New research suggests that gold could be the key to killing off brain cancer.
Scientists from Cambridge University made miniature golden balls (not that kind) and coated each one with cisplatin, a chemotherapy drug. Then they infused those into cancer cells taken from patients and used conventional radiotherapy on them. This activated the gold to release electrons, damaging the cancer cells’ DNA, which killed existing diseased cells. After 20 days, no further cells had replicated, indicating that this could be an effective treatment option in future.
Although of course all cancer breakthroughs are good news, this one is especially important given that the type of cancer being studied, glioblastoma multiforme, is so aggressive. The most common type of brain cancer, it affects 4000 people in the UK each year and proves fatal within 5 years in 94% of cases. Tumour cells often surround healthy tissue, making it all but impossible to remove.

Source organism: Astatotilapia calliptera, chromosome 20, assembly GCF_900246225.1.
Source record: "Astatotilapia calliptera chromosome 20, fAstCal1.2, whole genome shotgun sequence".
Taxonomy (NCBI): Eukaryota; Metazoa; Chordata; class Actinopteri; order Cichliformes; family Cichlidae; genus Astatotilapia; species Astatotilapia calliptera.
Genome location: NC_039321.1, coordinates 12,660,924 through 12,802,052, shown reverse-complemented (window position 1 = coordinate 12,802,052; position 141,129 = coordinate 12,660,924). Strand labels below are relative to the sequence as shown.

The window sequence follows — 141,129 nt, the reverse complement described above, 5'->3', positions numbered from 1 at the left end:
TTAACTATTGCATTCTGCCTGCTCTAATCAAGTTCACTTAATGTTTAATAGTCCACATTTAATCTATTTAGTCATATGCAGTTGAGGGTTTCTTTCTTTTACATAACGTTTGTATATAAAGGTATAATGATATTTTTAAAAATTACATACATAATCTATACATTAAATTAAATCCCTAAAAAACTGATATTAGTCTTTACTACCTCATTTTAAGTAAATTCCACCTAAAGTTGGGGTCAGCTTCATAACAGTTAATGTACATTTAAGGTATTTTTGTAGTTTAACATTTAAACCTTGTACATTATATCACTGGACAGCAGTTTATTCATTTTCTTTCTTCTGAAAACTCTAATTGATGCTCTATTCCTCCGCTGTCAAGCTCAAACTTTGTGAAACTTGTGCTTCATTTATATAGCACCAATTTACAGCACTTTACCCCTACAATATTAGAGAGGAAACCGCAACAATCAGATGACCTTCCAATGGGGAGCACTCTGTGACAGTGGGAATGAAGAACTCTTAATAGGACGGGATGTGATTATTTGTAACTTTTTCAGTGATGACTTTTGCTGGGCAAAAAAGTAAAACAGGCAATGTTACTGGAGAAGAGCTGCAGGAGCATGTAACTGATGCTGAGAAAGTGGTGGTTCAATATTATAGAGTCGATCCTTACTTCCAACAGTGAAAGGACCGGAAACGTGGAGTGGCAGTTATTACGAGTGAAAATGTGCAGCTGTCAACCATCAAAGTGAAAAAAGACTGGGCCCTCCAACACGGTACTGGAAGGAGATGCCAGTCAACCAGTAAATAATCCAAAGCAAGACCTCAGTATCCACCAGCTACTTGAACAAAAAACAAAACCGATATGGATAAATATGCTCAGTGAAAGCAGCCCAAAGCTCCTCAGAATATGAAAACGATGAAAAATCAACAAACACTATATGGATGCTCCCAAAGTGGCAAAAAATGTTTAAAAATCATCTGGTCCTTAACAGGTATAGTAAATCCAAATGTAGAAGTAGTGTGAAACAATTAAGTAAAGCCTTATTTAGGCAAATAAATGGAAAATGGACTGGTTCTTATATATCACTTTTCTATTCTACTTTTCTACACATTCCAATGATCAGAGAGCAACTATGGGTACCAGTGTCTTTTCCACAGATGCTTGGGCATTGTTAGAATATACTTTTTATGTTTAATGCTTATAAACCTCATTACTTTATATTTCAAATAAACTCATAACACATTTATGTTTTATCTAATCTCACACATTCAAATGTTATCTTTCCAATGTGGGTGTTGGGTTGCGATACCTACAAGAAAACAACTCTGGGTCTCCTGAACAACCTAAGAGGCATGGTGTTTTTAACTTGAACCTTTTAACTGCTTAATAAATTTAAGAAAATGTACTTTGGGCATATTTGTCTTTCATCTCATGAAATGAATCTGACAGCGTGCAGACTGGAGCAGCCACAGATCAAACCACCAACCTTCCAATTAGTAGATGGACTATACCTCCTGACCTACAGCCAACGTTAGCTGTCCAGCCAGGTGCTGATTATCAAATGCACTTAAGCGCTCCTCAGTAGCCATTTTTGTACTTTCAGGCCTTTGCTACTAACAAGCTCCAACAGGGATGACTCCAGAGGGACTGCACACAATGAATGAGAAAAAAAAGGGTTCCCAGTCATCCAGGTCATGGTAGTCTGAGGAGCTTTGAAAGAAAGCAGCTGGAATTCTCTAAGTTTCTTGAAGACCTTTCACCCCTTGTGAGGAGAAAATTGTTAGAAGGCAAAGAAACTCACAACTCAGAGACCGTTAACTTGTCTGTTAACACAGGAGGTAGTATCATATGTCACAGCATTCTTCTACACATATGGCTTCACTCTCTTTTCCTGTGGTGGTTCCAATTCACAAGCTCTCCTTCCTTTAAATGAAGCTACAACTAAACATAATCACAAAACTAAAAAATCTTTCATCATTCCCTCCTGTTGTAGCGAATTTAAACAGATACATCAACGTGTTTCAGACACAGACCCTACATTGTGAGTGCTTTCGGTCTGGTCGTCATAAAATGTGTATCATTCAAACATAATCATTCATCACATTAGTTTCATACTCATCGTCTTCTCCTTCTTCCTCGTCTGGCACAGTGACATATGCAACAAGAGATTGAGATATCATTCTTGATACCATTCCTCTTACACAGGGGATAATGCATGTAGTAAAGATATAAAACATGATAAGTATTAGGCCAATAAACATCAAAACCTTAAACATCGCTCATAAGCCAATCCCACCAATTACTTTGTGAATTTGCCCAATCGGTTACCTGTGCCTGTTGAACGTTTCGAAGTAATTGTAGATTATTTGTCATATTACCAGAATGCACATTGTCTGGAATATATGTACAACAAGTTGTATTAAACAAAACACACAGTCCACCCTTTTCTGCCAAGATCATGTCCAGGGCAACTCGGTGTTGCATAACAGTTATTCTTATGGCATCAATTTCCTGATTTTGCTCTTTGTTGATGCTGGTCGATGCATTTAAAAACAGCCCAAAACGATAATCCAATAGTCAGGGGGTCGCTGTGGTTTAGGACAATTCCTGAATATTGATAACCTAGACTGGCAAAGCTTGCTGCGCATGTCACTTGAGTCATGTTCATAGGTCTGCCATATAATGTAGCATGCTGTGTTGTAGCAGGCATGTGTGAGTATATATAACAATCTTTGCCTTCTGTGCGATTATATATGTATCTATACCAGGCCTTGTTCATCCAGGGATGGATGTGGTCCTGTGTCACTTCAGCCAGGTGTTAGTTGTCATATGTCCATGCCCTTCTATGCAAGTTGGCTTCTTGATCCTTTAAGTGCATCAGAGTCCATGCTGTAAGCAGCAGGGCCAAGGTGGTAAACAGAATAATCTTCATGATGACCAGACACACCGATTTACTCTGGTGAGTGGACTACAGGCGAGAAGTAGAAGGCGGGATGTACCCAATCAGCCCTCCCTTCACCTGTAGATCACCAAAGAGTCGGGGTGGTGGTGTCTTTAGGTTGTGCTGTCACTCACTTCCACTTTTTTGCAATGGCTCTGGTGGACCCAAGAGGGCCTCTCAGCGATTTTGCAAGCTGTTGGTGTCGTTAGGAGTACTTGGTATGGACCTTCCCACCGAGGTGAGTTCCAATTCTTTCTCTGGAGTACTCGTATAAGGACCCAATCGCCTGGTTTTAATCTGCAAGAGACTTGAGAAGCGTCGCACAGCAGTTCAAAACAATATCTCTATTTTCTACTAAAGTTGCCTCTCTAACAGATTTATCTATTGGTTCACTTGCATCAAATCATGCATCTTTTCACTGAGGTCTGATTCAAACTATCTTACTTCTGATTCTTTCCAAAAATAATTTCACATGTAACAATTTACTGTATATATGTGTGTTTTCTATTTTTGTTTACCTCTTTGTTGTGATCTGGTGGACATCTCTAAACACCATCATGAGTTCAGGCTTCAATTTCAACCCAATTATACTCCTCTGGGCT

Researchers have been working instead on therapies that can specifically target the cancer cells. As the BBC reports, the team behind the study used chemotherapy and radiotherapy along with the nanospheres of gold (each of which is four million times thinner than a strand of human hair) to maximise the potential benefits of each.
They’re now planning to test the technique on other traditionally treatment-resistant forms of cancer, and hope to start human trials for patients with glioblastoma multiforme in the next couple of years.
Image credit: M Welland
By Diane Shipley | August 14th, 2014